(etc., etc. — I’ll stop here ’cause I’ve exceed my “tweet” char limit for commenting. 8)

    all in all, thanks for the gedankenexperiment. Look forward to more

  4. I missed seeing this survey earlier, so I came in cold today, but my first thought was locking and blocking which would have been LCK_M_xx
    I see alot of those on our servers as our OLTP app is hit pretty hard. And we use nHibernate (unfortunately). Every now and then after deployments, the locking and blocking is effected. And we have to make fixes accordingly. Thanks Paul for the topic.

  5. Another classic cause of ASYNC_NETWORK_IO is restoring a database log. If you have a restore going on during your interval, remember the cumulative wait time for this can be very significant.

  6. Hi all,

    i would say all are worrisome except ASYNC_NETWORK_IO, it all depends on your system, server, application……

    each one will define a certain issue or sometimes multiple ones, as DBAs we should always troubleshoot whatever nasty waittype we are dealing with. so my answer is “IT DEPENDS ;)”

  7. I have a question about this statement:

    “Note that distributed transactions change the isolation level to SERIALIZABLE under the covers – something that’s bitten several of our clients before we helped them.”

    Can you elaborate? I have tested this and I show the transactions being at read committed from sessions table.

    Thanks in advance!


        1. I tried to prove this out by explicitly starting a distributed transaction to a linked server with a SELECT * and then went over to the other server and issued an update on that table. The update was not blocked even though I never committed/rolled back the distributed transaction. Any chance you can do a blog post or something demonstrating this?


          1. Jared, perform the update with no commit and then run a bunch of selects and see what you find. I use cmd shell scripts to call the select’s with sqlcmd so you can see it hanging and also a script from a Ken Henderson book to find the root blocker along with a sp_who2 custom script to filter out back ground processes.

            This was a awesome article I have an arsenal of DMV’s deployed on my servers for various troubled areas of interest when needed. You can use sqlps as a wrapper and have it run the specific DMV’s of interest and it will land them in a csv file quite quickly and nicely for review. Then you can build in a input box to go fetch the metrics from a remote machine for the quick performance metric capture to help with your diagnostics.

          2. An update without a commit will lock even in a read committed scenario. It is only the select without a commit that will act this way in serializable. Am I thinking about this incorrectly?

      1. IS there a way disable DTC from changing to serializable? my customer moved from oracle to sql and they are having issues becauase of this. so if we can some how keep the transactions read committed, this issue will be resolved.

  8. Kevin Kline’s article was also awesome and is what led me to read over here. I have 16 years of SQL experience and never stop learning.

  9. Awesome post.

    For me the troublesome wait type at first was ASYNC_NETWORK_IO.. But once I fixed this, the next probable wait type in my list was CXPACKET.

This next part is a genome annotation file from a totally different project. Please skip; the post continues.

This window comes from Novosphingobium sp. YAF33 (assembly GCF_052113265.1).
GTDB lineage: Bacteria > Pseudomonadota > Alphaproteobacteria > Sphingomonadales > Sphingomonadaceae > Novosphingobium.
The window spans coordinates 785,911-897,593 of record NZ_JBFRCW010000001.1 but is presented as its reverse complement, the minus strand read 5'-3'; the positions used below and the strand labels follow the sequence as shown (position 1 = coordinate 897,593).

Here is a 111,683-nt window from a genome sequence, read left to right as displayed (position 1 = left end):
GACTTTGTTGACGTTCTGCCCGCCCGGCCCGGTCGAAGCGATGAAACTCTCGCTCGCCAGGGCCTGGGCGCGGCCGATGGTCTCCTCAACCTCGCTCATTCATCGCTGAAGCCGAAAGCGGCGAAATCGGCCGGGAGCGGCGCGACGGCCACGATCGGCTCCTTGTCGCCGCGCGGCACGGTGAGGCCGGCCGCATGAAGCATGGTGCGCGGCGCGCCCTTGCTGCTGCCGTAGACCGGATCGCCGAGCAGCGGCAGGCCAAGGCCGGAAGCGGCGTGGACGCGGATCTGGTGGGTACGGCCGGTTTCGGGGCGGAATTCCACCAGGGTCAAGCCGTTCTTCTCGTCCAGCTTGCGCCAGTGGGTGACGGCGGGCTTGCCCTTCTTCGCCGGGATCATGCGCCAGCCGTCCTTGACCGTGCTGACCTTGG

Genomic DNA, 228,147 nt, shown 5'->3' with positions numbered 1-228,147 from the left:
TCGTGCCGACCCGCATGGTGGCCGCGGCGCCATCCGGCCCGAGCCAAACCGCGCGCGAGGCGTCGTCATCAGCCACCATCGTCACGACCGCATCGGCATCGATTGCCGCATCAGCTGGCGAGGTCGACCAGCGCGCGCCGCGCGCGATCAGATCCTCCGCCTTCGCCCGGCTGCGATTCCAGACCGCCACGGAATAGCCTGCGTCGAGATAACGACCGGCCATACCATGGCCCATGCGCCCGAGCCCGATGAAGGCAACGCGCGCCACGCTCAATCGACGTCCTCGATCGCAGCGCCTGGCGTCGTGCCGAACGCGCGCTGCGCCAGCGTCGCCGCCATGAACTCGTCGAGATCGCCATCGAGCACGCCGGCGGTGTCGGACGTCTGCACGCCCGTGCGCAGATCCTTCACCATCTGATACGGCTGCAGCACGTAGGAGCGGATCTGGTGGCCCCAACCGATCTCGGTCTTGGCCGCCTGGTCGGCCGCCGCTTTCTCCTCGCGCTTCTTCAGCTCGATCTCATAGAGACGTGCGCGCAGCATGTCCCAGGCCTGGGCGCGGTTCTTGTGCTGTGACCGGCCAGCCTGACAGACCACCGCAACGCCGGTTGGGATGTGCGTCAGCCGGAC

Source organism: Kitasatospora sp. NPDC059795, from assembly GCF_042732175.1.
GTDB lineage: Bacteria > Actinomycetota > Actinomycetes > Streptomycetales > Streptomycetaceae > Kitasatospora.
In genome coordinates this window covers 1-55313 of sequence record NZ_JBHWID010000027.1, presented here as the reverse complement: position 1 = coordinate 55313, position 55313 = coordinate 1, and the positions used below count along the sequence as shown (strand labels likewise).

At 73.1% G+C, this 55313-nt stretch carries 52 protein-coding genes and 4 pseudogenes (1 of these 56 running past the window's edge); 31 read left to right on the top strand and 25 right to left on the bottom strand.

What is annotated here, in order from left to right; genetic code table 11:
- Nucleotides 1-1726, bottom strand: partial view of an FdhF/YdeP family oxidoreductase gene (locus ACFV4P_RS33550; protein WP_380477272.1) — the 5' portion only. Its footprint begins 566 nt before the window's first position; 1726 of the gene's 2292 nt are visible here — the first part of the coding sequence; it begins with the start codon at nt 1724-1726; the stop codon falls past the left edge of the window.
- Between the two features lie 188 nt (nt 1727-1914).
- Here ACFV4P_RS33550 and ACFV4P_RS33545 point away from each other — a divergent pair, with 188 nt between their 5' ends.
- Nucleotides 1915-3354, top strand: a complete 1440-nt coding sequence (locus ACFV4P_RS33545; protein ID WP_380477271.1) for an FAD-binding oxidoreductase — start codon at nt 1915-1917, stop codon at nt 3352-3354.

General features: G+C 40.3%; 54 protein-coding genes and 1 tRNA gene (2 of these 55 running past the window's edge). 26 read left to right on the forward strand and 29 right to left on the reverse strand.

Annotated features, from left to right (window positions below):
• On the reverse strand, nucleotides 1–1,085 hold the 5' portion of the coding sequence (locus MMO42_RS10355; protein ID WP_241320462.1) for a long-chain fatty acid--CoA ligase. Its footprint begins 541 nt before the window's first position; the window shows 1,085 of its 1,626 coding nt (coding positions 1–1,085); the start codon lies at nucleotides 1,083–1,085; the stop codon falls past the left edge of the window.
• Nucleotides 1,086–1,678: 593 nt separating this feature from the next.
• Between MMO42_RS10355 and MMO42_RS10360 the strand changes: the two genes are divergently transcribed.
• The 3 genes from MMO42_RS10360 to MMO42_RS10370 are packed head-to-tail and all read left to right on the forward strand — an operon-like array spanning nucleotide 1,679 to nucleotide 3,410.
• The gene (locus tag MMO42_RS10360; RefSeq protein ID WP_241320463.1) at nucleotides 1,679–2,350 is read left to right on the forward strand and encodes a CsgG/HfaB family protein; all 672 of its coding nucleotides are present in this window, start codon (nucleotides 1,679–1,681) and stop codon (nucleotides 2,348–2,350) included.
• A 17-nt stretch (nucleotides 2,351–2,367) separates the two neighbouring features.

Still playing around to set the MAXDOP settings to have the best performance.

  10. Hi Paul,

    one of my customers sent me an wait type I nevver seen before.

    wait type: BTBUILD
    wait resource: SyncPoint

    I cant find informations about that.

    Thanks Andreas

  11. You say that you would be intrigued if you saw SOS_SCHEDULER_YIELD as the top wait type.
    We’ve been seeing it quite a lot recently and it appears to be caused by bad plan management and the use of forced parameterization rather than simple.
    It’s causing a VM with 8(v) CPU + 128Gb of memory to pin at 100% CPU for extended periods of time.

  12. Hi Paul,

    Have you seen a case where LCK waits, like LCK_M_S with bad average wait times (500ms+) *cause* bad IO performance that manifests itself in extreme Write IO latency metrics (seconds), average disk queue length values (in the range of hundreds)? Or rather, bad IO performance is causing the bad LCK waits? In general, blocking chains show head blockers tend to have PAGEIOLATCH_UP waits in tempdb and these block sessions waiting with LCK_M_S waits. So what is the causation in your opinion?

      1. Thanks Paul! I think the very same, have never seen a SQL Server myself where locking issues caused slow IO, vice versa yes, hundreds, but I am in the position that I am always open to learn something new… As it is claimed by others, now I need to think about a way to absolutely prove our point, Perfmon itself seems to be not enough!!! (sigh). I thought about correlating Perfmon with blocking chains and wait stats, but I think that whatever metrics I come up with, does not matter, plus I do not own the VM environment, can’t see “outside the box”, so having a new pre-calibrated environment with the storage layer (diskspd.exe in advance) might be more direct proof. Funny thing is that pssdiag metrics were collected by 3rd party, but the conclusion was that locks cause IO problems, the IO problems as symptoms are “false”, even if the head blockers are having PAGEIOLATCH_UP and sometimes WRITELOG waits. Can’t see them correlating Perfmon with blocking chains either. Mainly tempdb suffers heavily, can see subpar IO performance metrics on all drives though, and no memory pressure in the box. The argument is about causation. I can only guess that you are having similar rounds with vendors all the time in your consultant job :)